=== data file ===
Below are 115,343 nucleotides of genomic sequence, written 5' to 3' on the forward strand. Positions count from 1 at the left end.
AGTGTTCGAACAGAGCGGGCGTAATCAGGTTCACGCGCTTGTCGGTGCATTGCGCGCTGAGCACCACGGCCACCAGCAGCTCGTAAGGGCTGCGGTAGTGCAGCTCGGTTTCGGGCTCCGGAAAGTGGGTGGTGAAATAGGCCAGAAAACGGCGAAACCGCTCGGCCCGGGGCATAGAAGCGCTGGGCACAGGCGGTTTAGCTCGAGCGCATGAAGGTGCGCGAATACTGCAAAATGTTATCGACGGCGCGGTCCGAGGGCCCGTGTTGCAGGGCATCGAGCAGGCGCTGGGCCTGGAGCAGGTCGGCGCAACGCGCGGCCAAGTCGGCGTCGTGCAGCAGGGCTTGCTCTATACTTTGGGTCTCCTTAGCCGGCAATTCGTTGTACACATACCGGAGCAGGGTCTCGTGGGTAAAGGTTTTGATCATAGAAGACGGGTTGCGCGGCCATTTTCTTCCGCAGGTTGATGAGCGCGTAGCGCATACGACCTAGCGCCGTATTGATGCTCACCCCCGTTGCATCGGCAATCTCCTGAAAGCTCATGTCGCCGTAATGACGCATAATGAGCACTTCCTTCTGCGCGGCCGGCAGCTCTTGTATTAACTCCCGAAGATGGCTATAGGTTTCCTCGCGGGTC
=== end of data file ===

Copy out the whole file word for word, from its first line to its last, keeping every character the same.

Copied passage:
Below are 115,343 nucleotides of genomic sequence, written 5' to 3' on the forward strand. Positions count from 1 at the left end.
AGTGTTCGAACAGAGCGGGCGTAATCAGGTTCACGCGCTTGTCGGTGCATTGCGCGCTGAGCACCACGGCCACCAGCAGCTCGTAAGGGCTGCGGTAGTGCAGCTCGGTTTCGGGCTCCGGAAAGTGGGTGGTGAAATAGGCCAGAAAACGGCGAAACCGCTCGGCCCGGGGCATAGAAGCGCTGGGCACAGGCGGTTTAGCTCGAGCGCATGAAGGTGCGCGAATACTGCAAAATGTTATCGACGGCGCGGTCCGAGGGCCCGTGTTGCAGGGCATCGAGCAGGCGCTGGGCCTGGAGCAGGTCGGCGCAACGCGCGGCCAAGTCGGCGTCGTGCAGCAGGGCTTGCTCTATACTTTGGGTCTCCTTAGCCGGCAATTCGTTGTACACATACCGGAGCAGGGTCTCGTGGGTAAAGGTTTTGATCATAGAAGACGGGTTGCGCGGCCATTTTCTTCCGCAGGTTGATGAGCGCGTAGCGCATACGACCTAGCGCCGTATTGATGCTCACCCCCGTTGCATCGGCAATCTCCTGAAAGCTCATGTCGCCGTAATGACGCATAATGAGCACTTCCTTCTGCGCGGCCGGCAGCTCTTGTATTAACTCCCGAAGATGGCTATAGGTTTCCTCGCGGGTC